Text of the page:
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Israel CPI Bonds Drop as Slower Growth Reduces Inflation Bets

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Aug. 1 (Bloomberg) -- Israel’s consumer price-linked bonds maturing in 2017 declined, lifting yields up for the first time in more than two weeks, on speculation inflation will slow as economic growth eases amid Europe’s sovereign debt crisis.

The yield on the 1 percent inflation-linked notes due May 2017 rose one basis point, or 0.01 percentage point, to 0.326 percent at the close in Tel Aviv. The two-year break-even rate, the yield difference between inflation-linked bonds and fixed-rate government bonds of similar maturity, declined less than one basis point to 226. That implies an average annual inflation rate of 2.26 percent.

Bank of Israel Governor Stanley Fischer said today the country must take steps to prepare for the possibility of a euro-zone collapse. Israel’s economy, which gets about 40 percent of its gross domestic product from exports, will slow to 3.1 percent this year from 4.8 percent in 2011, central bank forecasts show.

“Inflation is expected to moderate as the situation in Europe is not getting better,” said Oren Ossad, a trader at Excellence Nessuah Investment House Ltd., in Ramat Gan, Israel. “This environment is pushing yields up on consumer price-linked bonds.”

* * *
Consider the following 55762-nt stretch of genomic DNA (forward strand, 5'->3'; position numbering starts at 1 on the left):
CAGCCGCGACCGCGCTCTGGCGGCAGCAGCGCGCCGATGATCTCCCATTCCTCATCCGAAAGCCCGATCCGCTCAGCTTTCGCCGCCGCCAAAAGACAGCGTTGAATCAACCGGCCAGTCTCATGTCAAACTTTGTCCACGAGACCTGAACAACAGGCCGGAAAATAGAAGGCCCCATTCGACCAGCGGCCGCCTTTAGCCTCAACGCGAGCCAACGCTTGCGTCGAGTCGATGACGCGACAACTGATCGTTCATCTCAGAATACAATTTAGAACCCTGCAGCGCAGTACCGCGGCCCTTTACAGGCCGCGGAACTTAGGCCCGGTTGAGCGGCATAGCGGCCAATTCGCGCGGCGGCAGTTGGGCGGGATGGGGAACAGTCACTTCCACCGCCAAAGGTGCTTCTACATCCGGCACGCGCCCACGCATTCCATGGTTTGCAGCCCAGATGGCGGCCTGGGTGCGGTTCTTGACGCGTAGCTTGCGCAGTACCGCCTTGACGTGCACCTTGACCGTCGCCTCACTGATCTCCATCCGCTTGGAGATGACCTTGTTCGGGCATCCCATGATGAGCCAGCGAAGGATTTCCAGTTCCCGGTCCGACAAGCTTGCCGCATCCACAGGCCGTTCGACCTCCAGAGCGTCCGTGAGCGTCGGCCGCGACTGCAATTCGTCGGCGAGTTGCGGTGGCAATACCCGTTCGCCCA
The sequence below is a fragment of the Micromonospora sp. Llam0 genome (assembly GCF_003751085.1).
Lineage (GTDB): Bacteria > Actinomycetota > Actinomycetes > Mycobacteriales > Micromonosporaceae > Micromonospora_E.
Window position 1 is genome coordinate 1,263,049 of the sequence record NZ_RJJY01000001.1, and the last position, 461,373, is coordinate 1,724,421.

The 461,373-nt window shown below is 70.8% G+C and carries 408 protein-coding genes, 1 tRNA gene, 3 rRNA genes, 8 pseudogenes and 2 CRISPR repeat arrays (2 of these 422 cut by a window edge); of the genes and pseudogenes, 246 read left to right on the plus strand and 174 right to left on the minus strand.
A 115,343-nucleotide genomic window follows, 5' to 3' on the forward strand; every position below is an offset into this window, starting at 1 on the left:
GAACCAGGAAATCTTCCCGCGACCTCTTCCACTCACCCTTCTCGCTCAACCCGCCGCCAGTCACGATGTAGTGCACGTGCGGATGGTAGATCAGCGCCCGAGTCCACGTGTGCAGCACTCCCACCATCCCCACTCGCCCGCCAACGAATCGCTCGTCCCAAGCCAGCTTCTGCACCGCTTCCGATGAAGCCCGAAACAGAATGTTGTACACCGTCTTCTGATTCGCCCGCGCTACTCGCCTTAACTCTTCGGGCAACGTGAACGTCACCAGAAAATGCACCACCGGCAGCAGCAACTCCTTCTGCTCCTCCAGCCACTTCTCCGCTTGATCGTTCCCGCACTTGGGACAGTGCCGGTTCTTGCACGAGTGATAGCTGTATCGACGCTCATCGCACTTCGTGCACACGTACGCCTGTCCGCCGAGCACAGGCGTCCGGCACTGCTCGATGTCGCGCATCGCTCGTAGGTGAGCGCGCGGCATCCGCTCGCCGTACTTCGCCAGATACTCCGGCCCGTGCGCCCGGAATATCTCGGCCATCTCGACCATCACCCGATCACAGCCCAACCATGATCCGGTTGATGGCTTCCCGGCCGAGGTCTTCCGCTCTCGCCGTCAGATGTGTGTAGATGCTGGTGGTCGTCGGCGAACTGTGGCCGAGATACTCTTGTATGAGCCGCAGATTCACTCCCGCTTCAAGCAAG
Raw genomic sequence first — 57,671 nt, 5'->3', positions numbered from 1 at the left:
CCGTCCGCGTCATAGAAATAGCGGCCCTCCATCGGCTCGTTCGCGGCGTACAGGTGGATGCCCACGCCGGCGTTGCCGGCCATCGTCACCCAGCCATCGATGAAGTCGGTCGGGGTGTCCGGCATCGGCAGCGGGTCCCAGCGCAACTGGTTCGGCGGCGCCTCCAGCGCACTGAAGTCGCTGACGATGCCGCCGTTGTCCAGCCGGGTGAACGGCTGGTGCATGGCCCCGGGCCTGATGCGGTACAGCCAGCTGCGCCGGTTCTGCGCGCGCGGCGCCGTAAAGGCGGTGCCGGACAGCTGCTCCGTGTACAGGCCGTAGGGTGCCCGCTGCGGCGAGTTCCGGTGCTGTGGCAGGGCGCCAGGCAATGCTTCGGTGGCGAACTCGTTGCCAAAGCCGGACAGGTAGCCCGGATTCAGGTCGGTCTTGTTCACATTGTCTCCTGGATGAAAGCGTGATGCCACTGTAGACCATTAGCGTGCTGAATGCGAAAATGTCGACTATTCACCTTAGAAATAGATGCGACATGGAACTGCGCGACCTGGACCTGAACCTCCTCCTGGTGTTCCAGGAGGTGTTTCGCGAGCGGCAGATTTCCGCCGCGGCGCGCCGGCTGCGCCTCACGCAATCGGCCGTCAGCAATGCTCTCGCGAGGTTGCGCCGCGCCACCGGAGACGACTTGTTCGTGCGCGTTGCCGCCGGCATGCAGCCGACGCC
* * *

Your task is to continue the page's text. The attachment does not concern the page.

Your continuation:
The yield on the 5.5 percent benchmark notes due January 2022 fell three basis points to 3.91 percent, the lowest since the notes were sold in March 2011. The yield declined 38 basis points in July. Consumer price growth slowed to 1 percent in the 12 months through June, the lowest since August 2007, compared with 1.6 percent the previous month, the Central Bureau of Statistics said July 15.

The shekel increased 0.9 percent to 3.9488 a dollar at 4:48 p.m. in Tel Aviv. The currency weakened 1.9 percent in July. Fischer said at a parliamentary committee meeting in Jerusalem today that the recent weakening of the shekel may help exports.

One-year interest rate swaps, an indicator of investor expectations for rates over the period, fell one basis point to 1.95 percent. The Tel-Bond 40 Index of corporate bonds rose for a fifth day, adding 0.2 percent to 267.38.

To contact the reporter on this story: Sharon Wrobel in Tel Aviv at swrobel4@bloomberg.net

To contact the editor responsible for this story: Claudia Maedler at cmaedler@bloomberg.net